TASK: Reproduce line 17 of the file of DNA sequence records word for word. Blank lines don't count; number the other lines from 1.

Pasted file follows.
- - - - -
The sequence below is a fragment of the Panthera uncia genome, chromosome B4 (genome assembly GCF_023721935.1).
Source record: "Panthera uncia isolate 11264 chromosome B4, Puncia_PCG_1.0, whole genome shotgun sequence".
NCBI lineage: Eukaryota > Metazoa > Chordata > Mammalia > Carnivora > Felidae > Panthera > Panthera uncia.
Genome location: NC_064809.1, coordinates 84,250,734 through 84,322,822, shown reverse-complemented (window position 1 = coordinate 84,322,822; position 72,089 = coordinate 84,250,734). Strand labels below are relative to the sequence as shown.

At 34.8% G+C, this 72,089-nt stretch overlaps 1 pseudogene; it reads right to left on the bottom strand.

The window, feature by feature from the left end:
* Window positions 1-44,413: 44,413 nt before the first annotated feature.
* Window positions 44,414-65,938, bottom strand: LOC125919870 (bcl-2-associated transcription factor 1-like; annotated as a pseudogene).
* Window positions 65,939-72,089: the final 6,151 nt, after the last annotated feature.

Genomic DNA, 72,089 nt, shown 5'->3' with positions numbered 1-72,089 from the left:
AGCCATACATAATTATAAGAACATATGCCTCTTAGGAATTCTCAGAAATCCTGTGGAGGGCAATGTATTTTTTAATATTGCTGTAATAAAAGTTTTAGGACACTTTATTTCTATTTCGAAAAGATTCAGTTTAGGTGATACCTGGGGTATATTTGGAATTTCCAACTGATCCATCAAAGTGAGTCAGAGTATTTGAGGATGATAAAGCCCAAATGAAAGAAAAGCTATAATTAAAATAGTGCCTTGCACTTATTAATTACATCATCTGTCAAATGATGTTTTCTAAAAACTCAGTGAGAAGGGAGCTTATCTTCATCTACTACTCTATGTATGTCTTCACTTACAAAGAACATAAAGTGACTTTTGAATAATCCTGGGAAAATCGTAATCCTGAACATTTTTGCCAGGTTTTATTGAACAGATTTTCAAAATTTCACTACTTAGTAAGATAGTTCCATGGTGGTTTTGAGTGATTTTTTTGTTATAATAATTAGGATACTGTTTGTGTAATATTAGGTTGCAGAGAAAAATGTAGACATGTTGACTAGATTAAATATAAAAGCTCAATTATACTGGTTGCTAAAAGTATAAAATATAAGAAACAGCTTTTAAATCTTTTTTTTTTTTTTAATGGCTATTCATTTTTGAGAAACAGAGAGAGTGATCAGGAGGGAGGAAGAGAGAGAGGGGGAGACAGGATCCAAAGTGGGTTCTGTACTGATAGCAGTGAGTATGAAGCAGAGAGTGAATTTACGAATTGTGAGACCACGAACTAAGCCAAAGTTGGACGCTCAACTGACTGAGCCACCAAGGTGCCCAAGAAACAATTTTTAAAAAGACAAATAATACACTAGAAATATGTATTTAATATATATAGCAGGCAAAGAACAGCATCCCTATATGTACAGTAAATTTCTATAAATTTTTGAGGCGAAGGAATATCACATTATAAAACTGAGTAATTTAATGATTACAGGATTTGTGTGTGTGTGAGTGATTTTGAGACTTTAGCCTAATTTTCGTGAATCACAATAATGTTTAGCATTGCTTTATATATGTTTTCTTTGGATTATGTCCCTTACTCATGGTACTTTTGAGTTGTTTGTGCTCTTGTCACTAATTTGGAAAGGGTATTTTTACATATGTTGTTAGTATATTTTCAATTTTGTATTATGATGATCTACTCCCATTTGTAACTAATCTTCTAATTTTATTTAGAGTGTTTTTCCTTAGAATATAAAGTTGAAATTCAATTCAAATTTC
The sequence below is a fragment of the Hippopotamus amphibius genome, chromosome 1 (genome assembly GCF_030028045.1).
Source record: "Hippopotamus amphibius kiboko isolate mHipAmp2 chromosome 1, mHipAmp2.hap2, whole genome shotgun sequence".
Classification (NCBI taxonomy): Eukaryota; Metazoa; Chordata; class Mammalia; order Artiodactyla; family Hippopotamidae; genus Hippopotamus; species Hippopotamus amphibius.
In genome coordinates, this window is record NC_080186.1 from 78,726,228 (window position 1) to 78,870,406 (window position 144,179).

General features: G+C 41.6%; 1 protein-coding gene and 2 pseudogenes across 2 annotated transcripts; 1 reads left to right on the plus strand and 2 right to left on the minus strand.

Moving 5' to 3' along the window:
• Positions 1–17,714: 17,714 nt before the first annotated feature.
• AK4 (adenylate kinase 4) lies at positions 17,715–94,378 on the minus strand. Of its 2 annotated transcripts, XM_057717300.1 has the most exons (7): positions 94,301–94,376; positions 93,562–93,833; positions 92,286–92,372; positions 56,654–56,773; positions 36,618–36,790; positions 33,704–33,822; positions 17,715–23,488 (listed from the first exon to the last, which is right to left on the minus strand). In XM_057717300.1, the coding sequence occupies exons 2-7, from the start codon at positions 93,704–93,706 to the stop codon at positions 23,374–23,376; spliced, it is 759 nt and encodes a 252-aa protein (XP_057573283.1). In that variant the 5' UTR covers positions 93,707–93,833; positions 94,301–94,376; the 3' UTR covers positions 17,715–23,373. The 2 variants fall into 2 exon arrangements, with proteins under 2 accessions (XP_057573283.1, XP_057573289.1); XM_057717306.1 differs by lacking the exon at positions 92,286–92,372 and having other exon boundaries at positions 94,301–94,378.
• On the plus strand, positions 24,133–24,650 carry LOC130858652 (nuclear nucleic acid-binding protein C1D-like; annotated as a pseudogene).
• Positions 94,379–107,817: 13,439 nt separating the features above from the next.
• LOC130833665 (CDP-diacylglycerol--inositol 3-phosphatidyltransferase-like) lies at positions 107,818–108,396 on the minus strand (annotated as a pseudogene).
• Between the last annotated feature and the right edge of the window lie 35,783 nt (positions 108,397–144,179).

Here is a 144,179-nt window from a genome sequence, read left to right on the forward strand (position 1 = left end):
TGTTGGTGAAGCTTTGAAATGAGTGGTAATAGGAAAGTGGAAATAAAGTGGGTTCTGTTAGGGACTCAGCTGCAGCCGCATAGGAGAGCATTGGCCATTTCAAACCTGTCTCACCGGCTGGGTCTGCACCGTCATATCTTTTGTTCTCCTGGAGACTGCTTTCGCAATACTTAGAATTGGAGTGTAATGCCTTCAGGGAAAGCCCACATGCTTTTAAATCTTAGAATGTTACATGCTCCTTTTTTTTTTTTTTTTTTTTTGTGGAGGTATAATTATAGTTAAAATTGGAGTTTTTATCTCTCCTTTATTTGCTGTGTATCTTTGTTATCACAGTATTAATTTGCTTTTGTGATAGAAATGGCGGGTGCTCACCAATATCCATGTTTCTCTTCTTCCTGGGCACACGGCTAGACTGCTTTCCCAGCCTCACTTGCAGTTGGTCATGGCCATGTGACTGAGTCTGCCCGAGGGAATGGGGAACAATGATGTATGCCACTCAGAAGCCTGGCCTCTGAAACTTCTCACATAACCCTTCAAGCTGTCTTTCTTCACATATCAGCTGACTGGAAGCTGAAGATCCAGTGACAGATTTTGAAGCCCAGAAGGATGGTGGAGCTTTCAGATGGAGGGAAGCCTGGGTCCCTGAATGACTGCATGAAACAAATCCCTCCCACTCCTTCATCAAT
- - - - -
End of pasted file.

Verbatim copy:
Moving 5' to 3' along the window: